About John the Sabbaite, or Antiochus
111. ‘There was another,’ said John, ‘in the same monastery in Asia who became a disciple of a certain meek, gentle and quiet monk. And seeing that the elder honoured and cared for him, he rightly judged that this would be fatal for many men, and he begged the elder to send him away. (As the elder had another disciple, this would not cause him much inconvenience.) And so he went away, and with a letter from his master he settled in a cenobitic monastery in Pontus. On the first night that he entered this monastery he saw in a dream his account being made out by someone, and after settling that awful account he was left a debtor to the sum of a hundred pounds of gold. When he woke up he began to reflect on what he had seen in his dream and said: “Poor Antiochus” (for this was his name), “you certainly fall far short of your debt!”’ ‘And when,’ he continued, ‘I had lived in this monastery for three years in unquestioning obedience, and was regarded by all with contempt and was insulted as the stranger (for there was no other strange monk there), then again I saw in a dream someone giving me a credit-note for the payment of ten pounds of my debt. And so when I woke up and had thought about my dream, I said: “Still only ten! But when shall I pay the rest?" After that I said to myself: “Poor Antiochus! Still more toil and dishonour for you.” From that time forward I began to pretend to be a blockhead, yet without in any way neglecting the service of all. But when the merciless fathers saw that I willingly served in that same condition, they gave me all the heavy work of the monastery. In such a way of life I spent thirteen years, when in a dream I saw those who had appeared to me before, and they gave me a receipt in complete settlement of my debt. So when the members of the monastery imposed upon me in any way, I remembered my debt and endured it courageously.’ So you see, Father John, that wise John told me this as if it were about another person. And that was why he changed his name to Antiochus. But in actual fact it was he himself who so courageously destroyed the handwriting by his patience and obedience.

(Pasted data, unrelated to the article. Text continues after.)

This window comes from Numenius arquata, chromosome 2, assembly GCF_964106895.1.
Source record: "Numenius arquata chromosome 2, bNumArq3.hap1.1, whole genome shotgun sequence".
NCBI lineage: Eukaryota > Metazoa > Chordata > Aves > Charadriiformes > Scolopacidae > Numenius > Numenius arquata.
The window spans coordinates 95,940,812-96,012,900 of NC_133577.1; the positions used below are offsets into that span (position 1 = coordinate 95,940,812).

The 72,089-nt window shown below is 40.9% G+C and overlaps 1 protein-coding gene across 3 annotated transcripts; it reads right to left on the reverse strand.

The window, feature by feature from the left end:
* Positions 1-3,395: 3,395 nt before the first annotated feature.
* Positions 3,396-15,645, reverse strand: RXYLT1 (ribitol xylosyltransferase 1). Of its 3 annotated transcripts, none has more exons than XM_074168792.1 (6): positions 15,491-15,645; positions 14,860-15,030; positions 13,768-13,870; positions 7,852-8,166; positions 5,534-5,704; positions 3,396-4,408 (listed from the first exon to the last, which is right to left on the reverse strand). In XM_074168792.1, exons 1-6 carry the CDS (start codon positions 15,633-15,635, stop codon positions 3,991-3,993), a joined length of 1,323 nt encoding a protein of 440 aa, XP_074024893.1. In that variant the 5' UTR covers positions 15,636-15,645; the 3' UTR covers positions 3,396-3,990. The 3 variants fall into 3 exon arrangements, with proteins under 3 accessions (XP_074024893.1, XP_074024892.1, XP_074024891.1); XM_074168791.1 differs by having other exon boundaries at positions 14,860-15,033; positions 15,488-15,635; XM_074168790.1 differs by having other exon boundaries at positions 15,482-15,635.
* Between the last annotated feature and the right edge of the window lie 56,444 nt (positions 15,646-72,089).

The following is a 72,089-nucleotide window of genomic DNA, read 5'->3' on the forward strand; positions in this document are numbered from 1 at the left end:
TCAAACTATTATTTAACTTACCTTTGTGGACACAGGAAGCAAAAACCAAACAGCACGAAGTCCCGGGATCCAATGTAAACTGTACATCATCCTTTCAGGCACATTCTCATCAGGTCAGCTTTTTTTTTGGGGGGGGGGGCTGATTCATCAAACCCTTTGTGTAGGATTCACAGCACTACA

May we ever praise God for allowing us to be offended and hated and reviled, for as the Fathers of the Church teach us, this is to our salvation.
Holy St John of the Ladder, pray to God for us sinners at the South!
(For more on St John and on his veneration during Great and Holy Lent, please visit this site: http://lent.goarch.org/saint_john_climacus/learn/ .)